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Fish body sizes change with temperature but not all species shrink with warming

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Audzijonyte, A ORCID: 0000-0002-9919-9376, Richards, SA ORCID: 0000-0002-9638-5827, Stuart-Smith, RD ORCID: 0000-0002-8874-0083, Pecl, G ORCID: 0000-0003-0192-4339, Edgar, GJ ORCID: 0000-0003-0833-9001, Barrett, NS ORCID: 0000-0002-6167-1356, Payne, N and Blanchard, JL ORCID: 0000-0003-0532-4824 2020 , 'Fish body sizes change with temperature but not all species shrink with warming' , Nature Ecology and Evolution, vol. 4 , pp. 809-814 , doi: 10.1038/s41559-020-1171-0.

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Abstract

Ectotherms generally shrink under experimental warming, but whether this pattern extends to wild populations is uncertain. We analysed ten million visual survey records, spanning the Australian continent and multiple decades and comprising the most common coastal reef fishes (335 species). We found that temperature indeed drives spatial and temporal changes in fish body size, but not consistently in the negative fashion expected. Around 55% of species were smaller in warmer waters (especially among small-bodied species), while 45% were bigger. The direction of a species’ response to temperature through space was generally consistent with its response to temperature increase through time at any given location, suggesting that spatial trends could help forecast fish responses to long-term warming. However, temporal changes were about ten times faster than spatial trends (~4% versus ~40% body size change per 1 °C change through space and time, respectively). The rapid and variable responses of fish size to warming may herald unexpected impacts on ecosystem restructuring, with potentially greater consequences than if all species were shrinking.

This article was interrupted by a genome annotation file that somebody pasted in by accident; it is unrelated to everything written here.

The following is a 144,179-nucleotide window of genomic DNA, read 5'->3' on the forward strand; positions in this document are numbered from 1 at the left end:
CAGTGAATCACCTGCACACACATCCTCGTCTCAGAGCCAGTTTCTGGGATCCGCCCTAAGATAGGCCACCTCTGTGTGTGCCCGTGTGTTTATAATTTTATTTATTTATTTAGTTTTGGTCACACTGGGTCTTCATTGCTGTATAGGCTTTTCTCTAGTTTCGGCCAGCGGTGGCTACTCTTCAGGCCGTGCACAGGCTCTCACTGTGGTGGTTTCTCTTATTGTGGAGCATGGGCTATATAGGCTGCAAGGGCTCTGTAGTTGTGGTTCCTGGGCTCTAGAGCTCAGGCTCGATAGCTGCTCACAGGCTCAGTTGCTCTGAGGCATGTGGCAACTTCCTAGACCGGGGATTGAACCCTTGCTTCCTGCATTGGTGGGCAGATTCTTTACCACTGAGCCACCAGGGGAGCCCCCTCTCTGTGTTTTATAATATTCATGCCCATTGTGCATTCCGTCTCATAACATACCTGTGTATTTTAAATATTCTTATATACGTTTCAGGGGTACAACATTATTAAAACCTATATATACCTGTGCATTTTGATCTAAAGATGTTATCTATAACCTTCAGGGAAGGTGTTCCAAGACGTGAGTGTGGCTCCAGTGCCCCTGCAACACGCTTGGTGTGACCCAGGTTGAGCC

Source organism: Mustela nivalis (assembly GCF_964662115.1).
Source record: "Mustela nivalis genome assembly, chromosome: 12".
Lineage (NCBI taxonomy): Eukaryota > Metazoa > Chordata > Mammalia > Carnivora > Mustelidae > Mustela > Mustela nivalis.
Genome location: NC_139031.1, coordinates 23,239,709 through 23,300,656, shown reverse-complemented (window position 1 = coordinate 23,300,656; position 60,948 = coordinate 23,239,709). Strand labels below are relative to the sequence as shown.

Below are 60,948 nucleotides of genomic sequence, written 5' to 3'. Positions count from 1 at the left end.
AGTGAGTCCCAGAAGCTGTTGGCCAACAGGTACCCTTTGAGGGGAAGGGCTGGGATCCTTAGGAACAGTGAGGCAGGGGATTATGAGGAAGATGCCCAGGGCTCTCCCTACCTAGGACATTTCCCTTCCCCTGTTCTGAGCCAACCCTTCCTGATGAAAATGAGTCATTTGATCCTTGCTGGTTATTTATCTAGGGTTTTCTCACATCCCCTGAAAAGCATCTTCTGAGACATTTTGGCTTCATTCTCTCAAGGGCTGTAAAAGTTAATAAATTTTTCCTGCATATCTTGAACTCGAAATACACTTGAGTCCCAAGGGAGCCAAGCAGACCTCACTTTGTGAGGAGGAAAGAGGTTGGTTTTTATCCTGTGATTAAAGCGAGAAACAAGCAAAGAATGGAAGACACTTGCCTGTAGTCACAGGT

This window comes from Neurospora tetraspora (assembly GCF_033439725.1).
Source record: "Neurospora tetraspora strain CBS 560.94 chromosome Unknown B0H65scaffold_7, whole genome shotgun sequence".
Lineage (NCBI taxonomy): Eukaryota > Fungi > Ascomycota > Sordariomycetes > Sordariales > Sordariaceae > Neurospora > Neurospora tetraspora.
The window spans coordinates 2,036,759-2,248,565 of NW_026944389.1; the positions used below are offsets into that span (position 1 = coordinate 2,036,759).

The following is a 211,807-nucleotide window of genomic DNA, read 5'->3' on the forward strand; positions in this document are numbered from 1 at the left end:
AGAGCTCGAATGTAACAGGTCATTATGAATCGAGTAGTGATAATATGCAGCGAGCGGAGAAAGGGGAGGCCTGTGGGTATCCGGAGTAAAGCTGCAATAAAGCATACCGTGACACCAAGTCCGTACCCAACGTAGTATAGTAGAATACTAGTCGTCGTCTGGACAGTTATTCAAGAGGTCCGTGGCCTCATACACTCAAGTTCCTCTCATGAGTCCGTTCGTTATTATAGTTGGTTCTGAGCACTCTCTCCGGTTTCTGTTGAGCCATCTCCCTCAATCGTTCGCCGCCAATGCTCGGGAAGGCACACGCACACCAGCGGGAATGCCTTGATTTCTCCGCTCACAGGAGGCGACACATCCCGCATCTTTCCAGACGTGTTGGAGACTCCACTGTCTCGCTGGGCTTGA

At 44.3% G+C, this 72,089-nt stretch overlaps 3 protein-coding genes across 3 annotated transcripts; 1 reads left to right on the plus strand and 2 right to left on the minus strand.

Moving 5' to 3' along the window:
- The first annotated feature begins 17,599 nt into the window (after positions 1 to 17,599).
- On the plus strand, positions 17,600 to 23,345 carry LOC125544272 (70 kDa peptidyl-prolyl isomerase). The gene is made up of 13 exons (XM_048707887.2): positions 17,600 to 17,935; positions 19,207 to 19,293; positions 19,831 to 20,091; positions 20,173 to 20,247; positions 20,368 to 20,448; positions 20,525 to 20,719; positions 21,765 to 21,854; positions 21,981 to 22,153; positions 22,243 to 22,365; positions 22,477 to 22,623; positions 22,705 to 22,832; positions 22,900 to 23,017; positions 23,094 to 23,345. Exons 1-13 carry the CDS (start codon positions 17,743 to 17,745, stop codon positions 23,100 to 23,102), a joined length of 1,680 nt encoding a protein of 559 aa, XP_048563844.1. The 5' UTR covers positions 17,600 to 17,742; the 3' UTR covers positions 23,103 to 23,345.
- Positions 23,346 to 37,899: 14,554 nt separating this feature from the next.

Item Type: Article
Authors/Creators:Audzijonyte, A and Richards, SA and Stuart-Smith, RD and Pecl, G and Edgar, GJ and Barrett, NS and Payne, N and Blanchard, JL
Keywords: temperature-size rule, rocky and coral reefs, fish size, temperature, climate change
Journal or Publication Title: Nature Ecology and Evolution
Publisher: Nature Publishing Group
ISSN: 2397-334X
DOI / ID Number: 10.1038/s41559-020-1171-0
Copyright Information:

© The Author(s), under exclusive licence to Springer Nature Limited 2020

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